Israel ‘moving ahead’ with Rafah attack despite US plea

Israel has mobilised two more brigades for missions in Gaza ahead of a long-threatened offensive in the southern city of Rafah, where more than a million Palestinians have fled

Tom Watling
Thursday 25 April 2024 15:38 BST
Palestinian youths search the rubble of a building hit in overnight Israeli bombardment in Rafah in the southern Gaza Strip
Palestinian youths search the rubble of a building hit in overnight Israeli bombardment in Rafah in the southern Gaza Strip (AFP/Getty)

Israel looks to be readying troops for an offensive in the last remaining corner of the Gaza Strip untouched by heavy fighting.

A spokesperson for Israeli prime minister Benjamin Netanyahu said the military was moving ahead with its plans for a ground operation in Rafah, while the Israeli military said that it had mobilised two more reservist brigades for missions in Gaza.

Israel’s long-threatened plan has drawn intense opposition from Israel’s allies, including its most powerful ally the US, which said such an attack on Rafah would cause thousands of civilian casualties and further disrupt aid deliveries. More than a million Palestinians have been displaced into the small southern city, many of whom are living in makeshift tents.

“We’ve had very detailed discussions … to talk through not just our concerns but our view that there is a different way to go about dealing with the Hamas threat in Rafah,” US national security adviser Jake Sullivan told reporters in Washington.

Although Israel says it has dismantled most of the initial two dozen Hamas battalions since the start of the war, it believes there are four remaining battalions holed up in Rafah, using civilians as human shields.

Officials say that a Rafah offensive is necessary to achieve total victory over Hamas, the central premise of their ongoing war in the Gaza Strip.

Displaced people sheltering in Rafah, meanwhile, suggested this time around that Israel “sounds more serious” about an attack.

An Israeli soldier directs a tank near the border with the Gaza Strip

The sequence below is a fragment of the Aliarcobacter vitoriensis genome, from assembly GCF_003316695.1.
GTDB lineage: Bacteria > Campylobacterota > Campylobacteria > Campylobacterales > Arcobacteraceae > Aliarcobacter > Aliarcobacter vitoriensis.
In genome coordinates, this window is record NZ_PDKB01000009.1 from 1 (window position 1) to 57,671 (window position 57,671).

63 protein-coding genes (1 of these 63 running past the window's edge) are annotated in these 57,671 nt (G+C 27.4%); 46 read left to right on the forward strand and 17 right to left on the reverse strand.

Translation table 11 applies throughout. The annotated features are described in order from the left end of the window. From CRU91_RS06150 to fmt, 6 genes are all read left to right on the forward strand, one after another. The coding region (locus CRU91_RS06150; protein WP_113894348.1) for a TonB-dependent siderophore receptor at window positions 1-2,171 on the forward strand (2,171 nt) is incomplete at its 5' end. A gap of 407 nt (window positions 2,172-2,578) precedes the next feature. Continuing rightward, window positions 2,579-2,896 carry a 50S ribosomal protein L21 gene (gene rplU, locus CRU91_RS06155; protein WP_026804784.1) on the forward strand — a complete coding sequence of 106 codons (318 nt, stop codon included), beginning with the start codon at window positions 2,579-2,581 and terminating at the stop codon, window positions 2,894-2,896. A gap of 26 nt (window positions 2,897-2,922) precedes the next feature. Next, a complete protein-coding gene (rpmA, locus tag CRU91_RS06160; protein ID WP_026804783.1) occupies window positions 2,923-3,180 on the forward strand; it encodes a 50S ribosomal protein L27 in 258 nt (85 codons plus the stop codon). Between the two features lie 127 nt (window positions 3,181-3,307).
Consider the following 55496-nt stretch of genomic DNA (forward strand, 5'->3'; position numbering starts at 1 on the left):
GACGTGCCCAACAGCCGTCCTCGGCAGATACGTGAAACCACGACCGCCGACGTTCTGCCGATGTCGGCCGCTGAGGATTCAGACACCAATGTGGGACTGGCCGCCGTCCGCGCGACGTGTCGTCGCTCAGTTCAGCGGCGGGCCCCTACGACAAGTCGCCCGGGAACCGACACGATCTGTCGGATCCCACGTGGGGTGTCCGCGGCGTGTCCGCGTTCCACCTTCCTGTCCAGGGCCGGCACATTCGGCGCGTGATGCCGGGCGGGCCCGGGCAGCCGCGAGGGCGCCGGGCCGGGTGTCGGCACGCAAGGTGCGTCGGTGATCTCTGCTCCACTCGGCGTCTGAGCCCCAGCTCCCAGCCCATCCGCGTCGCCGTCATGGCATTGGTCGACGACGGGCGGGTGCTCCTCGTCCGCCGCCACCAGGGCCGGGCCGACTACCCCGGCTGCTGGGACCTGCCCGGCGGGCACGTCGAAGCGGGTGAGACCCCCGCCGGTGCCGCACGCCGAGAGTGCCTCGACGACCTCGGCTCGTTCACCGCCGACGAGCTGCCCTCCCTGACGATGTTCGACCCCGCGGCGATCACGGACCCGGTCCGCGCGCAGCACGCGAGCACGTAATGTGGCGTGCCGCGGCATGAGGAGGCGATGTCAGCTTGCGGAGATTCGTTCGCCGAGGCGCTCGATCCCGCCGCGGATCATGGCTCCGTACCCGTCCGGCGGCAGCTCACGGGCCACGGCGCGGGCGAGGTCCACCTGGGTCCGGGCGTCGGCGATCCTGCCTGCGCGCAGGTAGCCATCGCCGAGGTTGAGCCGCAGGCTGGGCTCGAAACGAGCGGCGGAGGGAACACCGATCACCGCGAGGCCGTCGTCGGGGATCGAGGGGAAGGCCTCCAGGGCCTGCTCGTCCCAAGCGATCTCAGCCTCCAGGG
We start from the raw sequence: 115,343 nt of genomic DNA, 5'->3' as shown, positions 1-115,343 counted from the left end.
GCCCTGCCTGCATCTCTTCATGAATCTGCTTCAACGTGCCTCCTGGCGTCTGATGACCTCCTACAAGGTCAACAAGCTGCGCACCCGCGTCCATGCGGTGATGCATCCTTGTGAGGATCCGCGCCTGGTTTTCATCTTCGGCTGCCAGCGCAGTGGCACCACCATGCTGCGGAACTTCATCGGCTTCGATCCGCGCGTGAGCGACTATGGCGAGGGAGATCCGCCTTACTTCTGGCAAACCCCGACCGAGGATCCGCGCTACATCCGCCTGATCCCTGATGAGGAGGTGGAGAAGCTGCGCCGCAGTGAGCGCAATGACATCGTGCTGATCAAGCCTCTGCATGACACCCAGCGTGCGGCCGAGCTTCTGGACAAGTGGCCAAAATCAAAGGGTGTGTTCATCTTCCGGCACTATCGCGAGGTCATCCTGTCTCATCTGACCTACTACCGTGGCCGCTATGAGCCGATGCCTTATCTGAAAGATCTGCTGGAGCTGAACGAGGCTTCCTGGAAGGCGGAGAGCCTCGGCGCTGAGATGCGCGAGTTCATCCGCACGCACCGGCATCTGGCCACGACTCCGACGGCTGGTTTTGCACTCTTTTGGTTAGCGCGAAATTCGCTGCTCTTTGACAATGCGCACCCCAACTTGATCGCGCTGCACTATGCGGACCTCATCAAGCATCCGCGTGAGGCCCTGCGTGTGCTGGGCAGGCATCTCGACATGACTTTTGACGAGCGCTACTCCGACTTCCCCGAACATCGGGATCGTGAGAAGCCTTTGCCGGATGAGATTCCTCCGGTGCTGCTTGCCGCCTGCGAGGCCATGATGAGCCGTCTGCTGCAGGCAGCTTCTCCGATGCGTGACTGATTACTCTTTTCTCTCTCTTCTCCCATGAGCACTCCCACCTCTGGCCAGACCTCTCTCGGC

An Israeli soldier directs a tank near the border with the Gaza Strip (Getty)

Tamer al-Burai, who had already fled from Gaza City in the north down to Rafah, said his entire family, which includes women, children and elderly and sick people, were readying to flee again.

“Invasions happen under heavy fire and people die as they leave,” he told Reuters. “So we decided we should leave earlier.”

A senior defence official said Israel’s Defence Ministry had bought 40,000 tents, each with the capacity for 10 to 12 people, to house Palestinians relocated from Rafah in advance of an assault.

A video that circulated online appeared to show rows of square white tents going up in Khan Younis, three miles north of Rafah, which was decimated in a months-long Israeli air and ground campaign. But that space is unlikely to cater for the more than one million Palestinians currently residing in Rafah.

The war in Gaza, which began with the deadly Hamas attack in southern Israel on 7 October that killed about 1,200 people, mostly civilians, and led to 250 more being taken hostage in the enclave, has dragged on for nearly seven months while ceasefire negotiations have stalled.

More than 34,000 Palestinians, most of them women and children, have been killed in Israel’s retaliatory offensive in Gaza, while some 80 per cent of the population of 2.3 million has been displaced.

In the past 24 hours, Israeli strikes have killed at least 79 Palestinians and wounded 86, the Hamas-run Gaza health ministry said. The northern city of Beit Lahiya came under massive shelling for a second day on Wednesday, 24 hours after the Israeli military ordered residents out of four districts declared a “dangerous combat zone”.

It comes as Khalil al-Hayya, a top Hamas political official, claimed that an Israeli offensive in Rafah would not succeed in destroying the Islamic militant group.

He alleged that Israeli forces “have not destroyed more than 20 per cent of [Hamas’s] capabilities, neither human nor in the field” and that the only end to the conflict was a ceasefire.

“If they can’t finish [Hamas] off, what is the solution? The solution is to go to consensus,” he said.

He claimed the Islamic militant group is willing to agree to a truce of five years or more with Israel if an independent Palestinian state is established along pre-1967 borders.

It is unclear to what extent his position represents the official position of Hamas. Over the years, the group has sometimes moderated its public position concerning the possibility of a Palestinian state alongside Israel.

But its political programme still officially “rejects any alternative to the full liberation of Palestine, from the river to the sea” – referring to the area reaching from the River Jordan to the Mediterranean Sea, which includes lands that now make up Israel.

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